A Frontex-lead training programme called “Land and Border Surveillance Officer Training” is currently underway in Valbadon, near Pula, for 45 police officers from EU countries and is being conducted together with the Croatian Police Academy, which is a partner to the Frontex Academy.
Mirjana Abramović, the Frontex coordinator at the Police Academy, says that the aim of this training is to educate Croatian and EU police officers and improve joint capacities to participate in international operations aimed at suppressing illegal immigration. Croatia is investing a lot in strengthening capacities and in training police officers as an EU member state, she says.
The training camp, which will last for five days, will provide police officers with an opportunity to practise tactics at border crossings, the treatment of asylum seekers, treatment of migrants requiring medical attention and treatment of irregular migrants within the EU.
Last year the Police Academy became a partner to the Frontex Academy which means the exchange of good police practices between member states, the implementation and preparation of training courses for police officers to participate in international Frontex operations with the aim of controlling the external EU border.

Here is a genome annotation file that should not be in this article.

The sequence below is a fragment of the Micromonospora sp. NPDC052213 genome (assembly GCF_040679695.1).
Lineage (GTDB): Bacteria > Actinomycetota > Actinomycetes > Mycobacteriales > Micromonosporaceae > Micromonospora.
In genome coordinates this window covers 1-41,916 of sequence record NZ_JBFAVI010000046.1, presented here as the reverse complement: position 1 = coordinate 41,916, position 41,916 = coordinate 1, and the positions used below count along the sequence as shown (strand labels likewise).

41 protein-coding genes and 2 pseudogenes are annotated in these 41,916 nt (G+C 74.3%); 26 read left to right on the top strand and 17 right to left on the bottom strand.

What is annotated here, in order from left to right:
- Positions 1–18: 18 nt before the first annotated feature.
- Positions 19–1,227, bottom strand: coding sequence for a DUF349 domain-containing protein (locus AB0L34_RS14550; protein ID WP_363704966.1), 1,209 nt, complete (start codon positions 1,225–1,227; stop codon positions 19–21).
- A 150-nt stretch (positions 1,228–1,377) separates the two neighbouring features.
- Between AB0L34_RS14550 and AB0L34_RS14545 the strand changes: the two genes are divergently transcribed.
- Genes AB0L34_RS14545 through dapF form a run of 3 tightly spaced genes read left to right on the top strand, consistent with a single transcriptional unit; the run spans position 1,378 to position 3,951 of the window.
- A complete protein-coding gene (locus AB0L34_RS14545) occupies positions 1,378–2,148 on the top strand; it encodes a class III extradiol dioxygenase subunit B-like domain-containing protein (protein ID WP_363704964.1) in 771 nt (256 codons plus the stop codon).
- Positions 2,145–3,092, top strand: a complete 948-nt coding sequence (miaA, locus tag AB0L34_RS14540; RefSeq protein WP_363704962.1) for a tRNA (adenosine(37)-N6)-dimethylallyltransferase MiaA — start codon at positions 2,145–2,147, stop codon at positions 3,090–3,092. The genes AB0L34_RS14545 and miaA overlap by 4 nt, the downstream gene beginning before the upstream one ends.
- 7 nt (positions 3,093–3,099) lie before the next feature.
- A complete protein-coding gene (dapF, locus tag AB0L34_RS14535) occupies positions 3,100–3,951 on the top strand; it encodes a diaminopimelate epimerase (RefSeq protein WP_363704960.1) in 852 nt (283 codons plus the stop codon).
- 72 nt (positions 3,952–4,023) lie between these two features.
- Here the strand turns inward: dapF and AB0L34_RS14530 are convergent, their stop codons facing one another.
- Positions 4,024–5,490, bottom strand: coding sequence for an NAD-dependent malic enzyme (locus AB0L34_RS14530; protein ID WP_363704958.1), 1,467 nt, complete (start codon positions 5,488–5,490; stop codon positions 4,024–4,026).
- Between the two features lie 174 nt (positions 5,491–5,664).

Meanwhile, the Croatian Ambassador to Bosnia and Herzegovina Ivan Del Vechio visited Una-Sana Canton in Bosnia on Wednesday and said it was in the interest of Croatia for the problem of irregular migrations to be put under control and announced help to local authorities in that part of the country to deal with the challenge more efficiently.
“It is in Croatia’s interest for that problem to be resolved as soon as possible,” said Ambassador Del Vechio in Bihać after meeting with canton prime minister Husein Rošić.
According to the information I was given, the situation in that part of Bosnia and Herzegovina is slowly returning to normal even though it is “far from ideal” he said.
Una-Sana canton has the greatest amount of illegal migrants who are trying to transit through Croatia and continue on their ‘journey’ to Western countries. Italy has stopped allowing this, the Visegrad 4 have done the same, the rest of Europe needs to follow suit.
Rošić said that local authorities estimate that there are some three thousand illegal migrants currently residing in the canton. Thus, there are fewer migrants than in previous months when there were up to five thousand at any given moment. More are on the way, unfortunately.
Rošić said that it is clear that some migrants have managed to continue on their way, a few have been deported from Bosnia and Herzegovina to those countries they came from, but the most important thing is that police agencies have stepped up their control of the border with Serbia and Montenegro which has lead to fewer migrants entering the country.
More than 13.000 entries into Bosnia and Herzegovina by migrants have been registered since the start of the year.